The wet cooking methods used in the kitchen can be adjusted to fit a variety of foods and produce a variety of outcomes. In most moist-heat cooking methods, liquid or steam is used. Liquids such as broth and wine, in addition to water, can be used to add flavor to the cooking process. You can make sauce or stock with the leftover liquids from these cooking operations.
If you’re starting as a prep cook or want to see how many you know, we listed the most popular methods below to get you started.
Poaching takes place in a modest amount of water at a temperature of 160°F to 180°F. The water heats, with tiny bubbles emerging on the surface and around the pan’s sides. Poaching delicate foods like eggs, poultry, fish, and fruit is a wonderful way to maintain their structure without sacrificing flavor.
Simmering is the process of heating a liquid to just below boiling temperature when wet cooking food. Temperatures for simmering range from 185°F to 205°F, or when the liquid you’re cooking with is gently bubbling.
Braising is cooking vast chunks of meat in a covered dish with a small amount of liquid. Wine, stock, or the meat’s juices are frequently used as braising liquids.
Stewing is similar to simmering in that the liquid is heated until small, fast-moving bubbles emerge. The main difference between stewing and simmering is that stewing uses a significantly smaller amount of liquid, retained and served as a sauce with the food. Stewing is an excellent method for softening tough meat cuts or fibrous veggies.
The cooking method in boiling water or other water-based liquids is known as boiling (e.g., stock, milk). Boiling water is 212°F or when the liquid you’re cooking with has quick and aggressive bubbles. Items that can tolerate extreme agitation, such as pasta or vegetables, are frequently cooked with this method.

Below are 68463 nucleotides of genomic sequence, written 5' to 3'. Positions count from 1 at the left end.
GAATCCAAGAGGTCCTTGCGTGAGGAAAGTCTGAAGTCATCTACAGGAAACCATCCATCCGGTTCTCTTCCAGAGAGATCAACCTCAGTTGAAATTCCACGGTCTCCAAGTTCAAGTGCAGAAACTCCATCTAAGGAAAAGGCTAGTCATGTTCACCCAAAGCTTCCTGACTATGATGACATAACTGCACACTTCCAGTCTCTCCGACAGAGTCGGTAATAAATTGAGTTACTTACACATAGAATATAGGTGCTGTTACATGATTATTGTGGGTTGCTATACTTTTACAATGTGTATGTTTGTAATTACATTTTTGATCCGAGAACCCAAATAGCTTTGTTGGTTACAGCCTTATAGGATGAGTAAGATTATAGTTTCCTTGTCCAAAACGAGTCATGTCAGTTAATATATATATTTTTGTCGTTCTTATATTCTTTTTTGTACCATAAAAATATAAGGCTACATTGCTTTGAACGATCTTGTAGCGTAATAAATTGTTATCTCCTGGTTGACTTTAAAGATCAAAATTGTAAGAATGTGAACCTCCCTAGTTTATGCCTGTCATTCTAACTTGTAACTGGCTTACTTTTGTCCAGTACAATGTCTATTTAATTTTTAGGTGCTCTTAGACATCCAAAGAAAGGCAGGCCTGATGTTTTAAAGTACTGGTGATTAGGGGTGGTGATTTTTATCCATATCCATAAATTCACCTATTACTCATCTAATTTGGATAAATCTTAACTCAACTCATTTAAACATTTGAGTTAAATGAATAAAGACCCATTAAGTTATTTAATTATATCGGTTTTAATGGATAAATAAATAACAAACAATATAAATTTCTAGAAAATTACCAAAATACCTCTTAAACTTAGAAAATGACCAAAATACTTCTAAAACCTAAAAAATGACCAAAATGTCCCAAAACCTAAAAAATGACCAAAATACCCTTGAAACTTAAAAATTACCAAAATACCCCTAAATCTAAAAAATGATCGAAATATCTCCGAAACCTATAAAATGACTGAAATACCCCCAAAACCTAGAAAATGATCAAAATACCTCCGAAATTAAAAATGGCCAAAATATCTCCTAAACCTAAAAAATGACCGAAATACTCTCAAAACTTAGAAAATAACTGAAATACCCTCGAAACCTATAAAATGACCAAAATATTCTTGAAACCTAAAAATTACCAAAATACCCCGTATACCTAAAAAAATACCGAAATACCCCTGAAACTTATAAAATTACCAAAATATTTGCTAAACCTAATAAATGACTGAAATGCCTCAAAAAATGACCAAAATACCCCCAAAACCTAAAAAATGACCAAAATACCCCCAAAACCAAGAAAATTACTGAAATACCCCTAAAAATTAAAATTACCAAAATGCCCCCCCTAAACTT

Parboiling is the process of partially cooking foods such as potatoes, carrots, or rice in boiling water until they are done. By parboiling a food guarantees that the various components, which often take longer to cook, are finished at the same rate as other ingredients in the dish.
Blanching is cooking food in rapidly boiling water for a brief period and then cooling it in an ice bath to stop the cooking. This method is commonly used to partially cook something or retain or improve color before continuing with another way of cooking (e.g., sauteing, grilling).
Steaming is transferring heat from vaporized water or other liquids to food, resulting in cooking.
Additional Tips for Cooking with Moist Heat
- Maintain a cool environment. Liquids must be kept at a low temperature while braising, steaming, poaching, or simmering so that the gradual and even cooking brings out the maximum flavor and tenderness.
- Keep the moisture in your home. To preserve the moisture in your pot, you’ll need a tight-fitting lid. The moist heat cooks the items.
- Experiment with different liquids to see what you can come up with. You can flavor the food by poaching it in juice, stock, or broth.
- Select the appropriate ingredients. When braising, you don’t need to buy pricey cuts of meat. Because this approach softens dishes, it’s ideal to utilize lesser cuts of meat, making it a cost-effective option to include meat in your dinners.
Master These Wet Heat Cooking Methods Today!
Yes, you can use the pointers we have provided to create the most flavorful dishes. But you can master these ways if you learn from someone with in-home chef experience.
At Food Fire + Knives, our private chefs in Charleston can offer you a personalized cooking class to suit your needs and requirements. Call 843-405-3050 to kickstart your culinary journey today!